Programs & Events

Tuesday, April 24 at 7:00 p.m. at the Hubbard Room, Russell Library,
123 Broad St. Middletown, CT 

The Architecture of the American Diner: From Wagon-Wheels to Stainless Steel, a talk by Christopher Dobbs, Executive Director of the Connecticut River Museum

Zips.Eat SignWith its stainless-steel siding, streamlined exterior, and colorful neon
signage, the classic roadside diner is as quintessentially American as the apple pie
on its menu. Whether you sit on a stool at the counter or lounge in one of the vinyl-
upholstered booths, you can’t help but feel nostalgic for a simpler time, a sense of
optimism, or the joy of the open road. But how did these iconic restaurants come to
look like they do?

In a talk sponsored by the Middlesex County Historical Society, the
Connecticut River Museum’s executive director Christopher Dobbs will tell the story
of the American diner’s form and function. His presentation, “The Architecture of
the American Diner: From Wagon-Wheels to Stainless Steel” will take place at 7:00
p.m., on Tuesday, April 24 in the Hubbard Room at Russell Library, 123 Broad
Street, Middletown, Conn. The talk is free and everyone is welcome to drop in and
take a seat.

Dobbs says scholars and greasy-spoon aficionados point out four essential
characteristics that differentiate an authentic diner from other inexpensive eateries.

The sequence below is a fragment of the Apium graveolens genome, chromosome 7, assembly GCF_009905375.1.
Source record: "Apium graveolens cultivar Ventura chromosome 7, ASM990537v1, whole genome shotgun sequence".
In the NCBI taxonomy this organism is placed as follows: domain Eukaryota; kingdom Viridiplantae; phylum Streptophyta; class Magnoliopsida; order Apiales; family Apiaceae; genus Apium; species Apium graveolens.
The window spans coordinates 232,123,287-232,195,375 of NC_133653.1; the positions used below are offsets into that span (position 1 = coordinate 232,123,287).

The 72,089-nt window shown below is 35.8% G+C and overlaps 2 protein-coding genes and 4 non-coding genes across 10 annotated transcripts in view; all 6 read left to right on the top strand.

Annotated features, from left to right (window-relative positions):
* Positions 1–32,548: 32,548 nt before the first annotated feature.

First, the diner’s structure is usually prefabricated and hauled to the site. Second,
the diner must have a counter and stools. Third, it must offer “home cooking” at
reasonable prices. And lastly, the cooking should take place behind the counter.

A fifth defining element that has been neglected has been identified by
Dobbs. “The diner in its historic sense,” he says, “is aesthetically bound to
transportation. Its form and design have drawn upon popular transportation styles
and period décor to become a recognizable fixture in the urban landscape. Wagons,
Pullman cars, streamliner trains, even rockets have served as the models for diner
design. As modes of transportation have evolved, the look and feel of the American
diner has progressed on a parallel track.”

Dobbs has more than 20 years’ experience in historical museum work,
having served as the director of the Noah Webster House and West Hartford
Historical Society and as associate director of education at Mystic Seaport. He holds
an M.A. in Museum Studies from the State University of New York’s Cooperstown
Graduate Program and a B.A. in American History from Indiana University in
Bloomington.

The Russell Library is handicap accessible. For further information, contact
the Historical Society at 860-346- 0746.

 


MCHS March 2011 Wild women tour 1

Past events and programs